In 30-some odd years of happening across just about every type of public official available in small towns and big from Michigan City, Ind., to Gallup, N.M., Ive come to a sad conclusion. It seems that there ought to be a course, something like "Ethics 101," available to all those seriously interested in civic service.
Unfortunately, theres nothing so common as a locally elected public official, nor one of higher office for that matter, who ends up shocked when theyre caught crossing that all too thin line between that which is and that which is not ethical.
And the rest of us shouldnt get so all high and mighty when it happens either. There are few of us who couldnt find ourselves wandering in the neither world between right and wrong without a map or compass to serve as guide.
But, Ive also discovered in my wide travels that a little bit of common sense goes a long way in avoiding some of the more obvious pit falls. Take for instance the city councilman in a community in Illinois I came across a few years back.
The gentleman, who was a building contractor in his professional calling, decided to do the city a favor when it wanted to install new windows in city hall. The obliging council member got the town what appeared to be a terrific deal of $12,000 to redo the buildings windows. However, a year after the guy leaves office its discovered that $4,000 of that good deal was the then councilmans commission on the transaction. On another occasion a county board member in Illinois, an insurance agent by trade, helped the county out of a tight spot by serving as chair of a committee to find a new health insurance carrier. He worked long and hard, so I was informed, writing new specs for letting the bids. But, as luck would have it an agent in the insurance agency where he was a partner and who sat as it just so happened a few feat from the board member at work each day, ended up filling those specifications, which amounted to several hundred thousand dollars a year in premium payments. In New Mexicos far flung Four Corners region another county supervisor was charging the county mileage for travel to and from the courthouse and any other spot where he felt his presence was required. As the county was of considerable size so was the bill, several thousand dollars per year. The local district attorney calculated that the supervisor owed the county an estimated $2,000 in reimbursement for the previous calendar year. These and other instances muted my surprise recently when a Dubuque County judge ruled that Dubuque Mayor Terry Duggan was in "conflict of interest" when he swung a vote for the controversial condominium project below Eagle Ridge bluff along the Mississippi and then discussed doing business with the same developer who benefited from his official actions. Heres some free advice for Mayor Duggan and anyone else interested in a career in both local business and politics. Dont do business with or for people who do business with the entity you are either elected or appointed to serve.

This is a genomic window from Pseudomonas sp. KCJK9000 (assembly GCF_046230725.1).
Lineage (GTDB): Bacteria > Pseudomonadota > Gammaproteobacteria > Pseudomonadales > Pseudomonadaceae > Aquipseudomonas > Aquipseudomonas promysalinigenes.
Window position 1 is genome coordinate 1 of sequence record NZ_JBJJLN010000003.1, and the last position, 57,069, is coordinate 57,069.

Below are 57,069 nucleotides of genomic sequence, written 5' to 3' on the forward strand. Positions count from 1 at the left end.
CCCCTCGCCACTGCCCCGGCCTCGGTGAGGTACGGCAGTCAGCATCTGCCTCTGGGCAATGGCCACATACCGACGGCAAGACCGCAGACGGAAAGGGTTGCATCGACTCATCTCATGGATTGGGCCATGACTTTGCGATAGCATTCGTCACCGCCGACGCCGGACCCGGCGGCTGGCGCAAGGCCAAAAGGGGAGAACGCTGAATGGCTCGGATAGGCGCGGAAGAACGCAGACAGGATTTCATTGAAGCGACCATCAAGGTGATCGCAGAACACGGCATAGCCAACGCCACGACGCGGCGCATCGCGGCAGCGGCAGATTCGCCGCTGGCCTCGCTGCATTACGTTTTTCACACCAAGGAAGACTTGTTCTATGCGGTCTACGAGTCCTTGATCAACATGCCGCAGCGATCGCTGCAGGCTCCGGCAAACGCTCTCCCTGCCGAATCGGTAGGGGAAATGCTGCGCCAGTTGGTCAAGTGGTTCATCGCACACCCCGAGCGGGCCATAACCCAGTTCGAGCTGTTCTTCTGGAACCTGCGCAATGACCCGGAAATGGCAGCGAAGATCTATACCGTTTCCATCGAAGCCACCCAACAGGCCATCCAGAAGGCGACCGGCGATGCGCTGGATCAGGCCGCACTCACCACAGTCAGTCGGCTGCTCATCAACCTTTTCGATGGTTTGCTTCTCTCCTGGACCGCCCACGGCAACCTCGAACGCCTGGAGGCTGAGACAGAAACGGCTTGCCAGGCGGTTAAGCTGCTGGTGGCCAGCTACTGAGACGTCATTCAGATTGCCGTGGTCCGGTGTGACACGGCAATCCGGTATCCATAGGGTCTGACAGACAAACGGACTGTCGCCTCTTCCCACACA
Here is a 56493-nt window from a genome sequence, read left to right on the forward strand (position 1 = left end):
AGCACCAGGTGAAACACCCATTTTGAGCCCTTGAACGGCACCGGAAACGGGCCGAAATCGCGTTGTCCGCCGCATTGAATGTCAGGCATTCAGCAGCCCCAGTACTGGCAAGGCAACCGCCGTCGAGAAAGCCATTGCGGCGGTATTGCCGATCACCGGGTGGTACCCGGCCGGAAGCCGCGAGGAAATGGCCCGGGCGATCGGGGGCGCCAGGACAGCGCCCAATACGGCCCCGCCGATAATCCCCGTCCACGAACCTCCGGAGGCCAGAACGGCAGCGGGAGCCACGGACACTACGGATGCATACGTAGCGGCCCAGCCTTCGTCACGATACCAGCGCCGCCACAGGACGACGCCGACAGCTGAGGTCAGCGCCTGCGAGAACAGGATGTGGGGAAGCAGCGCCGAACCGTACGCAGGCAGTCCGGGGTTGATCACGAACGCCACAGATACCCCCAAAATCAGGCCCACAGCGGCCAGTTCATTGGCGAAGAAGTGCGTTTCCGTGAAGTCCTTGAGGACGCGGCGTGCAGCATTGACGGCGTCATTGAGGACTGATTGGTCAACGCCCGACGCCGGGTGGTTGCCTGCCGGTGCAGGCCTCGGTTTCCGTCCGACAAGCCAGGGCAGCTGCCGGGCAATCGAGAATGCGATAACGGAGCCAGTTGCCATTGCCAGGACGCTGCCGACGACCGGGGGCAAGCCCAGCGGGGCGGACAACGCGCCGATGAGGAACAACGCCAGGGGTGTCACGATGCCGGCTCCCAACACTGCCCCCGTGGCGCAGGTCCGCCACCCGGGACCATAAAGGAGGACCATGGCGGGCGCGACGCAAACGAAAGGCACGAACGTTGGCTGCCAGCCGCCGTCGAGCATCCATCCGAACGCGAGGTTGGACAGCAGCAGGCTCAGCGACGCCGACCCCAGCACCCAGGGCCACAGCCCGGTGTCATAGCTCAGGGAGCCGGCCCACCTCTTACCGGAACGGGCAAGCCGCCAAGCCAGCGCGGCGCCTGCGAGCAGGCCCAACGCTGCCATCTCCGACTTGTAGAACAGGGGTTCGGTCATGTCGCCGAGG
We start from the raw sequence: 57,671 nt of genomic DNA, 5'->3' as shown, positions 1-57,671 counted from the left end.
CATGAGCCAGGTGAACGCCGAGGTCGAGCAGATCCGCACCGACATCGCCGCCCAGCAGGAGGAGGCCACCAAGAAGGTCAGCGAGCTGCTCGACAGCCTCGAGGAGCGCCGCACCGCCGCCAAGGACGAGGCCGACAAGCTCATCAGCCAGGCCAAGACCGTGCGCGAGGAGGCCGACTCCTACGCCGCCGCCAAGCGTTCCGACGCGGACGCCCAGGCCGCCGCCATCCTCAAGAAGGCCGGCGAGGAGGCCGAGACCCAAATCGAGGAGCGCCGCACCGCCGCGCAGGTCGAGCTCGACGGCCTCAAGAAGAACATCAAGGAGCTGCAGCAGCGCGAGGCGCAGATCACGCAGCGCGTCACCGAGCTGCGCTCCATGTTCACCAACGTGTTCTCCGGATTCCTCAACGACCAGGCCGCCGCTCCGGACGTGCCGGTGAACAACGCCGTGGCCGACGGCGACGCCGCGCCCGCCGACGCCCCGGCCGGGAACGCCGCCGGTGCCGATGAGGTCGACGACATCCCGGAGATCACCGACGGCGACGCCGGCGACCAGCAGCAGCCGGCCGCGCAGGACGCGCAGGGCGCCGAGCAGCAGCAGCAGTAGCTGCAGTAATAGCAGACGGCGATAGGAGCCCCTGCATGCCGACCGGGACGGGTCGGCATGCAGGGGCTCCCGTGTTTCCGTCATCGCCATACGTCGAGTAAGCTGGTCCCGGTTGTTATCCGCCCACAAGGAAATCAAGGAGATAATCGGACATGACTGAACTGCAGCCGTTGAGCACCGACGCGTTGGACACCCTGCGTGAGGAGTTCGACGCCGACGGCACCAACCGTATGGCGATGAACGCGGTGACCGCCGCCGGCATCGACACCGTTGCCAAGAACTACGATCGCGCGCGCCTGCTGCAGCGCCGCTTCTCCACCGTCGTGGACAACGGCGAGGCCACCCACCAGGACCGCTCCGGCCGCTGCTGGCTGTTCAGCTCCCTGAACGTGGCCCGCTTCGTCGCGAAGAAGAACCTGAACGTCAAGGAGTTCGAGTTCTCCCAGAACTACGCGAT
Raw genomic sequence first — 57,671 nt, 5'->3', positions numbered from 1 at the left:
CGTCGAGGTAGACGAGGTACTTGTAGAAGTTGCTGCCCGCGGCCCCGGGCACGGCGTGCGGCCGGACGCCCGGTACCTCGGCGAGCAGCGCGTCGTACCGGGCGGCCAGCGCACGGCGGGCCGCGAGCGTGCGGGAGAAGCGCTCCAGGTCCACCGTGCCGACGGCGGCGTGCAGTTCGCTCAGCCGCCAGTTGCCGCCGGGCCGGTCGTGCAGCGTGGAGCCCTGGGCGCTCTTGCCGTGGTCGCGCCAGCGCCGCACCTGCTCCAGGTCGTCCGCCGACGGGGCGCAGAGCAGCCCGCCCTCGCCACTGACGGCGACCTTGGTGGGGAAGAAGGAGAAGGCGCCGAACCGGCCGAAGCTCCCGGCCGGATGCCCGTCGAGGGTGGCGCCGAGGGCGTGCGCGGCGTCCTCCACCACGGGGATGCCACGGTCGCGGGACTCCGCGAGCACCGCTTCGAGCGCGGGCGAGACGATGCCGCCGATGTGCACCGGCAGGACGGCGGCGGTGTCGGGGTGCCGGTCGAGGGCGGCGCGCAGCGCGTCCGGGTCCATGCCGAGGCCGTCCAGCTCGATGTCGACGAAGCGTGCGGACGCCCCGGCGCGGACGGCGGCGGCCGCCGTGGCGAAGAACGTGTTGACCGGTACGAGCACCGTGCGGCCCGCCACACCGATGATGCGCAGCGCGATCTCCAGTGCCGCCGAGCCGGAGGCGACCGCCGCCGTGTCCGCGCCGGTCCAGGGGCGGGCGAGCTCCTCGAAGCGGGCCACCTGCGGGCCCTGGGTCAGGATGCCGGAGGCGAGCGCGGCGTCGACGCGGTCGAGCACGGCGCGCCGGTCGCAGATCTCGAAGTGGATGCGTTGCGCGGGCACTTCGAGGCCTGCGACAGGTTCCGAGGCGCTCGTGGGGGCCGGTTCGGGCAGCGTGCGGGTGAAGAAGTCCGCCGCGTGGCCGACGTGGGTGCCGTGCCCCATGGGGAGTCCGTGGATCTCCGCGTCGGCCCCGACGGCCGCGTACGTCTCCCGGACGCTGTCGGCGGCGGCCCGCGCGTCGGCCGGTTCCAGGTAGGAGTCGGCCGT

And if your need to feed your family or ego wont allow you to follow that simple rule, dont file for public office. I must be making progress over the last three decades, though. This is actually the first time a court of law has taken the time and considerable courage to actually rule on such a question. But it might be "gilding the lily" as my late grandmother used to put it, for the mayor to now consider using taxpayer money to seek an appeal of the court ruling.
I guess ignorance wont be one of the excuses used in Duggans appeal. How many times has he absented himself from other development votes on the City Council, explaining that doing so might create the conflict of interest hes now found to be in?
And each of those times hes explained that as a real estate broker he could find himself doing business with said developers. But using our money to fund the appeal is a little like asking the rest of us to pay for the mayors right to conduct his private business at our expense.
After all, we shouldnt have to waste more public funds to have a judge tell the mayor something we and he already know; YOU SCREWED UP!